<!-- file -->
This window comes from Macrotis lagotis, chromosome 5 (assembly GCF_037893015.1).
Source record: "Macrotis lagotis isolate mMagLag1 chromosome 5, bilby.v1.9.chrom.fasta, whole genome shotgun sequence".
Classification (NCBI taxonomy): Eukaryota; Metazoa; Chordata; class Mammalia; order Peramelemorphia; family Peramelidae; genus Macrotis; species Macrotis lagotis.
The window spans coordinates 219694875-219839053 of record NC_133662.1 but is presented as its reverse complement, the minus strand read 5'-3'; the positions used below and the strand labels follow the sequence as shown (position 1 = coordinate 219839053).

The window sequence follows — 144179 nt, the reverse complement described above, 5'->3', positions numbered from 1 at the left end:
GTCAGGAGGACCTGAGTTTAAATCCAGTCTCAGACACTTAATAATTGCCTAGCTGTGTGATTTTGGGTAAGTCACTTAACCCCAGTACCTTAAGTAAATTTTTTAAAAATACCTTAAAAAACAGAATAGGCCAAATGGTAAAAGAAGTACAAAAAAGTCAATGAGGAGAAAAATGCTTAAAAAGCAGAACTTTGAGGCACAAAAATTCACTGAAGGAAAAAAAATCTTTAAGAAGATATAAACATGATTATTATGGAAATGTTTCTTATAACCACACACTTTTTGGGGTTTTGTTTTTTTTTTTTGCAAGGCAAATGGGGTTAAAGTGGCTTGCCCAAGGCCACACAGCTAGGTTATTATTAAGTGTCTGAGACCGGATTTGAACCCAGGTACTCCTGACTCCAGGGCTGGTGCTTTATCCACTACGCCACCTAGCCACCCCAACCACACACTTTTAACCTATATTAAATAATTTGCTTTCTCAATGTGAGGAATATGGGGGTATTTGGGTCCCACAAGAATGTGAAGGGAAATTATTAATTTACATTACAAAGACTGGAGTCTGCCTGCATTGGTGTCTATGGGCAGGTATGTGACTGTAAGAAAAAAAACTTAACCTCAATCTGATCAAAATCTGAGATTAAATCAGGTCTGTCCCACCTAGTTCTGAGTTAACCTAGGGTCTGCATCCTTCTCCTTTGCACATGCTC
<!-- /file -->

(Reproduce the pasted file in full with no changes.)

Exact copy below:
This window comes from Macrotis lagotis, chromosome 5 (assembly GCF_037893015.1).
Source record: "Macrotis lagotis isolate mMagLag1 chromosome 5, bilby.v1.9.chrom.fasta, whole genome shotgun sequence".
Classification (NCBI taxonomy): Eukaryota; Metazoa; Chordata; class Mammalia; order Peramelemorphia; family Peramelidae; genus Macrotis; species Macrotis lagotis.
The window spans coordinates 219694875-219839053 of record NC_133662.1 but is presented as its reverse complement, the minus strand read 5'-3'; the positions used below and the strand labels follow the sequence as shown (position 1 = coordinate 219839053).

The window sequence follows — 144179 nt, the reverse complement described above, 5'->3', positions numbered from 1 at the left end:
GTCAGGAGGACCTGAGTTTAAATCCAGTCTCAGACACTTAATAATTGCCTAGCTGTGTGATTTTGGGTAAGTCACTTAACCCCAGTACCTTAAGTAAATTTTTTAAAAATACCTTAAAAAACAGAATAGGCCAAATGGTAAAAGAAGTACAAAAAAGTCAATGAGGAGAAAAATGCTTAAAAAGCAGAACTTTGAGGCACAAAAATTCACTGAAGGAAAAAAAATCTTTAAGAAGATATAAACATGATTATTATGGAAATGTTTCTTATAACCACACACTTTTTGGGGTTTTGTTTTTTTTTTTTGCAAGGCAAATGGGGTTAAAGTGGCTTGCCCAAGGCCACACAGCTAGGTTATTATTAAGTGTCTGAGACCGGATTTGAACCCAGGTACTCCTGACTCCAGGGCTGGTGCTTTATCCACTACGCCACCTAGCCACCCCAACCACACACTTTTAACCTATATTAAATAATTTGCTTTCTCAATGTGAGGAATATGGGGGTATTTGGGTCCCACAAGAATGTGAAGGGAAATTATTAATTTACATTACAAAGACTGGAGTCTGCCTGCATTGGTGTCTATGGGCAGGTATGTGACTGTAAGAAAAAAAACTTAACCTCAATCTGATCAAAATCTGAGATTAAATCAGGTCTGTCCCACCTAGTTCTGAGTTAACCTAGGGTCTGCATCCTTCTCCTTTGCACATGCTC